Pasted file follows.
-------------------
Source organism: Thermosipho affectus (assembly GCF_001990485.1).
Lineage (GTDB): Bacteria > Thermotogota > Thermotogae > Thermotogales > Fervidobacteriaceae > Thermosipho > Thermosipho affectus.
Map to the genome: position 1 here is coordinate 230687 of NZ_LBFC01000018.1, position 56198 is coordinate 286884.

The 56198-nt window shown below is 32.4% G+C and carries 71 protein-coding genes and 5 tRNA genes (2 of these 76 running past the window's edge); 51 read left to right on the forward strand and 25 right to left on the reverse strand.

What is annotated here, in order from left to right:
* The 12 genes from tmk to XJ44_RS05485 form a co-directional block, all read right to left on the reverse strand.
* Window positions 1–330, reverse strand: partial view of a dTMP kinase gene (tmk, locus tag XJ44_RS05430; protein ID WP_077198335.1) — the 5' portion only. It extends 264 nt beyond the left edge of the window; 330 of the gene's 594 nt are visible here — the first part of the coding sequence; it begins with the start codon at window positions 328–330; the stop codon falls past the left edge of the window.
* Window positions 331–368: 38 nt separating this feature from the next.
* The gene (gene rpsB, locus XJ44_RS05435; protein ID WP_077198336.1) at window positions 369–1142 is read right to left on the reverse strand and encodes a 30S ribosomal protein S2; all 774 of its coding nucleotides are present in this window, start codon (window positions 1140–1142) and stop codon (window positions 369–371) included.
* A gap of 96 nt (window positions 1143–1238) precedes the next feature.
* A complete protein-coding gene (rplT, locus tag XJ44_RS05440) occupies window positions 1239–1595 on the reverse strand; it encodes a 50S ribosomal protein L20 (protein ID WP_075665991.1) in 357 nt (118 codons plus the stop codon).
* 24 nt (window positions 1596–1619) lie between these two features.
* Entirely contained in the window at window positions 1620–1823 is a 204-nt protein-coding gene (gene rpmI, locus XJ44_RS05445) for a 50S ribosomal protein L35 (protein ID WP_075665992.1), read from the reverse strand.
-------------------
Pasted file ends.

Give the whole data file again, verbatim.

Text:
Source organism: Thermosipho affectus (assembly GCF_001990485.1).
Lineage (GTDB): Bacteria > Thermotogota > Thermotogae > Thermotogales > Fervidobacteriaceae > Thermosipho > Thermosipho affectus.
Map to the genome: position 1 here is coordinate 230687 of NZ_LBFC01000018.1, position 56198 is coordinate 286884.

The 56198-nt window shown below is 32.4% G+C and carries 71 protein-coding genes and 5 tRNA genes (2 of these 76 running past the window's edge); 51 read left to right on the forward strand and 25 right to left on the reverse strand.

What is annotated here, in order from left to right:
* The 12 genes from tmk to XJ44_RS05485 form a co-directional block, all read right to left on the reverse strand.
* Window positions 1–330, reverse strand: partial view of a dTMP kinase gene (tmk, locus tag XJ44_RS05430; protein ID WP_077198335.1) — the 5' portion only. It extends 264 nt beyond the left edge of the window; 330 of the gene's 594 nt are visible here — the first part of the coding sequence; it begins with the start codon at window positions 328–330; the stop codon falls past the left edge of the window.
* Window positions 331–368: 38 nt separating this feature from the next.
* The gene (gene rpsB, locus XJ44_RS05435; protein ID WP_077198336.1) at window positions 369–1142 is read right to left on the reverse strand and encodes a 30S ribosomal protein S2; all 774 of its coding nucleotides are present in this window, start codon (window positions 1140–1142) and stop codon (window positions 369–371) included.
* A gap of 96 nt (window positions 1143–1238) precedes the next feature.
* A complete protein-coding gene (rplT, locus tag XJ44_RS05440) occupies window positions 1239–1595 on the reverse strand; it encodes a 50S ribosomal protein L20 (protein ID WP_075665991.1) in 357 nt (118 codons plus the stop codon).
* 24 nt (window positions 1596–1619) lie between these two features.
* Entirely contained in the window at window positions 1620–1823 is a 204-nt protein-coding gene (gene rpmI, locus XJ44_RS05445) for a 50S ribosomal protein L35 (protein ID WP_075665992.1), read from the reverse strand.